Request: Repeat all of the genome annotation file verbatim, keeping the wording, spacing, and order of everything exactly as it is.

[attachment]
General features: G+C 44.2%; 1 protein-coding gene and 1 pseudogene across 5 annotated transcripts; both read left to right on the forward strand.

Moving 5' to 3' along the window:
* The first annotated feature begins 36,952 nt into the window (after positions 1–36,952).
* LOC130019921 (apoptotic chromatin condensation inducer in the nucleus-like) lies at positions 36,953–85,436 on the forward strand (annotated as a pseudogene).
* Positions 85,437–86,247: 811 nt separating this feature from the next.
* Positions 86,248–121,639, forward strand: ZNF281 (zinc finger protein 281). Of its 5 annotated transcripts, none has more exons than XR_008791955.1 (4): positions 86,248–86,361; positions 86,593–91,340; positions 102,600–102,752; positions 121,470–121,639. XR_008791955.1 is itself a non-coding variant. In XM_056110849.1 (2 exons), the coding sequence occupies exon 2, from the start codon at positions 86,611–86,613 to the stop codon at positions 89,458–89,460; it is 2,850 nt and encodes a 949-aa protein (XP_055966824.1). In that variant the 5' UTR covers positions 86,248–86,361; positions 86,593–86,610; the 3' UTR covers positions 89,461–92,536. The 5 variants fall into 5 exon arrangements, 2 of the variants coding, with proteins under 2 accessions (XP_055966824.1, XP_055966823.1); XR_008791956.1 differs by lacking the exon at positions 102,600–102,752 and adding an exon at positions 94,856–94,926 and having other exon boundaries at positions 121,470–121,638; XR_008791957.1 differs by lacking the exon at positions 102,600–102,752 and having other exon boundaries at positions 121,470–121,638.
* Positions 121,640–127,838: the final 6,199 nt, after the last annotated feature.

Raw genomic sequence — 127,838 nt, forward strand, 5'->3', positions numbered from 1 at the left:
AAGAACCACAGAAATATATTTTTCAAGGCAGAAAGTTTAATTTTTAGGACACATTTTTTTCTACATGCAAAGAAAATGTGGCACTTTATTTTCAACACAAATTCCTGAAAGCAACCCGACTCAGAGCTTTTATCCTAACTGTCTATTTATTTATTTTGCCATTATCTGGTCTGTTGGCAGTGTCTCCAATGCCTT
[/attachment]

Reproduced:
General features: G+C 44.2%; 1 protein-coding gene and 1 pseudogene across 5 annotated transcripts; both read left to right on the forward strand.

Moving 5' to 3' along the window:
* The first annotated feature begins 36,952 nt into the window (after positions 1–36,952).
* LOC130019921 (apoptotic chromatin condensation inducer in the nucleus-like) lies at positions 36,953–85,436 on the forward strand (annotated as a pseudogene).
* Positions 85,437–86,247: 811 nt separating this feature from the next.
* Positions 86,248–121,639, forward strand: ZNF281 (zinc finger protein 281). Of its 5 annotated transcripts, none has more exons than XR_008791955.1 (4): positions 86,248–86,361; positions 86,593–91,340; positions 102,600–102,752; positions 121,470–121,639. XR_008791955.1 is itself a non-coding variant. In XM_056110849.1 (2 exons), the coding sequence occupies exon 2, from the start codon at positions 86,611–86,613 to the stop codon at positions 89,458–89,460; it is 2,850 nt and encodes a 949-aa protein (XP_055966824.1). In that variant the 5' UTR covers positions 86,248–86,361; positions 86,593–86,610; the 3' UTR covers positions 89,461–92,536. The 5 variants fall into 5 exon arrangements, 2 of the variants coding, with proteins under 2 accessions (XP_055966824.1, XP_055966823.1); XR_008791956.1 differs by lacking the exon at positions 102,600–102,752 and adding an exon at positions 94,856–94,926 and having other exon boundaries at positions 121,470–121,638; XR_008791957.1 differs by lacking the exon at positions 102,600–102,752 and having other exon boundaries at positions 121,470–121,638.
* Positions 121,640–127,838: the final 6,199 nt, after the last annotated feature.

Raw genomic sequence — 127,838 nt, forward strand, 5'->3', positions numbered from 1 at the left:
AAGAACCACAGAAATATATTTTTCAAGGCAGAAAGTTTAATTTTTAGGACACATTTTTTTCTACATGCAAAGAAAATGTGGCACTTTATTTTCAACACAAATTCCTGAAAGCAACCCGACTCAGAGCTTTTATCCTAACTGTCTATTTATTTATTTTGCCATTATCTGGTCTGTTGGCAGTGTCTCCAATGCCTT